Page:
If the government feels the need to step in, it should consider tax breaks for wealthy benefactors.

  4. BTW Britain got tough on movie companies, repealing the Inland Revenue Service’s foreign rebate credits and movie’s got the hell out of the UK overnight. Johnny Depp’s The Libertine, very nearly didn’t get made since it went into prodcution just after the changes took effect.

    I guess the only answer to the question of whether tax payers should take up the slack for tax policy geared toward Hollywood is to ask, “Does you state NEED movies to be made there because you have no other economic vehicles to speak of?” (see Louisiana)

    If the answer is yes, then it’s good policy, if not, then it isn’t.

  5. I live in Louisiana where we’ve seen a BOOM in movie-making the last few years. Speaking of Samuel Jackson, he just got through finishing The Cleaner in my hometown, and even gave us some love on Letterman the other night.
    Louisiana has a 25-percent tax-rebate program and New Mexico’s is even more aggressive.
    I LOVE having movies shoting here since it helps local lawmakers think og ways to start a homegrown movie/TV idustry, like what Rodriguez and Linklater have done in Auston, Tx.
    And it’s not really like the taxpayers are PAYING for it. It’s just money that it’s 25-percent the state doesn’t collect. I think it’s a model for state tax policy and should be enocuraged on ALL statewide tax-fronts.

  6. That is a bit of a silly question, cause the majority of people paying taxes and not working in the movie business as director or writer (I am not even talking about technicians) will probably answer ‘NO’. The thing is, do we want a commercial filmindustry to be the only voice in the future of cinema? Studiopics don’t need taxes and don’t use ’em. A lot of independent first time directors will need them to pay for instance first time actors and first time camera operators,… It should be intelligently spent, but I am all for it, sure.

    Tax money should be used for more usefull things??? Like investing is culture is not usefull…? Tell you what, it is certainly more usefull that to wage war against another country.

  7. Denmark has the perfect system. Free health care, free education (on ALL levels), free roads AND the government funds the arts. Music, movies, television all alike.

    We pay 35-60% taxes. More 60 than 35.

  8. Can of worms, John. You spilled this one. For one thing, you’re asking too general a question. There’s no doubt that the US, Canada, Mexico, and International film situations are all very different. By generalizing all, a person cannot form one single opinion. If you ask a more specific question, like: “Should Canadian tax dollars support the film industry?” or “Would Canada lose out on filming opportunities if the government rescinds tax advantages to American companies?” we could then debate that argument and answer it. But I highly doubt anyone that comes here knows enough about the US, Mexican, and Canadian situations as a whole to speak about them.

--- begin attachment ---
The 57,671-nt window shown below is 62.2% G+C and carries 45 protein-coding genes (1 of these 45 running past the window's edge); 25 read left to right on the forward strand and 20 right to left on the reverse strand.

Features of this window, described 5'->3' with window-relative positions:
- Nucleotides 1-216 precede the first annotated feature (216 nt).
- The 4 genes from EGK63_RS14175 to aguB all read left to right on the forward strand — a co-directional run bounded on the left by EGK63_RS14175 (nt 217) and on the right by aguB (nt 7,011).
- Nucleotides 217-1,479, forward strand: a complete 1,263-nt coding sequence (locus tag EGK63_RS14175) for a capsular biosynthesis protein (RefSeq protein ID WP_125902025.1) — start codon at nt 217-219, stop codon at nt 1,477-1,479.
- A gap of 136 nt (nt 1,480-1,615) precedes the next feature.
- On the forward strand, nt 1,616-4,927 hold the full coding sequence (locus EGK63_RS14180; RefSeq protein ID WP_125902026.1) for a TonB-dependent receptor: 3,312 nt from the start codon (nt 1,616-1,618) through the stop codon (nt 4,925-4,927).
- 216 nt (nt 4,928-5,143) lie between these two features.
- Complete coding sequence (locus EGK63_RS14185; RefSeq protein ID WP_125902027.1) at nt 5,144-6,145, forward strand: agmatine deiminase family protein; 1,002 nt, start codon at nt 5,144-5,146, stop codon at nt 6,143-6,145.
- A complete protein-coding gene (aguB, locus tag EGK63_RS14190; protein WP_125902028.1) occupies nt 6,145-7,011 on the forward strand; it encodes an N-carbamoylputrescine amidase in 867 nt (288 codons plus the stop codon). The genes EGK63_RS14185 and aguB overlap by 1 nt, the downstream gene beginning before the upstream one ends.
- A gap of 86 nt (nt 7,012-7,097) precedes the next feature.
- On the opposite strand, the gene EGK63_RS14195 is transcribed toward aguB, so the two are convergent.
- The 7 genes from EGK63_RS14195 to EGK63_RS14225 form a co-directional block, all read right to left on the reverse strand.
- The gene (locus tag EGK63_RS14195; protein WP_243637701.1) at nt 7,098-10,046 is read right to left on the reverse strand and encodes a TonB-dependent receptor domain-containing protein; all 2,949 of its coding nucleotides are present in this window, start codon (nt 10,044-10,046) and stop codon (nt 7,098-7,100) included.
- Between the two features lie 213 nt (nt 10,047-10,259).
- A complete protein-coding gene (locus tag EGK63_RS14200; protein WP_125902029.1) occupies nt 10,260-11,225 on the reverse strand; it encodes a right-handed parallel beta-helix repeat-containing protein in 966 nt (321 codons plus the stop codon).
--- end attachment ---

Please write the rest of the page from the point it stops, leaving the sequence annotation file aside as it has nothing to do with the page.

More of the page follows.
As for Canadian tax dollars being spent on funding the industry, I think that is wrong. I believe giving non-profit production companies money to create and inform is one thing, but giving a billion dollar profit company money to fund a film is insane, unless it’s done as a loan and they pay it back whether or not the film makes money. Tax breaks on buying/leasing property to shoot the film is OK, as it will generate interest within Canada. I don’t have a problem with that.

    As an example, in London we have The Grand Theater, where every year they do the budget and our city council allocates $500 000+ to it. I think this is a crock of sh*t! For starters, most tickets sell for $30 a piece to watch a production at the Grand, the bloody thing hasn’t turned a profit in decades, and it doesn’t really promote tourism or generate revenue for the city or the industries in it. All it does is suck the lifeblood out of London. Every year our taxes keep going up, yet less people attend the Grand. With government officials throwing money away on crap that continually loses money, it’s no wonder our education and health care establishments are becoming second rate. That’s the problem with free money – you don’t respect it when you can just take it. That argument holds true with the movie industry: If we just give them money, there’s no appreciation for it. If we loan it to them, we will at least get some, if not all, of it back.

    The movie industry and the Grand Theater situations don’t really differ except on one thing – the movie industry increases spending in the area. It employs several people that eat, drink, drive, sleep, and shop within the community where they’re shooting the film, for more than a night. If they’re shooting on set for a week, the local economy thrives. Not that many people want to see “Puppetry of the Penis” more than once (once was too much).

  9. Never. The US government should stop funding public television and radio as well. The dollar spent is a dollar taken from something more important.

  10. I don’t know. If a movie company asks for government help in terms of money, the goverment WILL want something in return (speaking of US gov’t, not Canada). If I had a movie company I would be very leery asking for help from the government.

    Movie Company: “We would like funding for a upcoming project. George Clooney has already agreed to do the project. Will you help us out?”

    US Gov’t: “Really? How about Mr. Clooney speaking at a Republican dinner backing the President’s war in Iraq. If he agrees to endorse President Bush, we’ll give you the money.”

    I know this is tongue in cheek, but you see where I am going.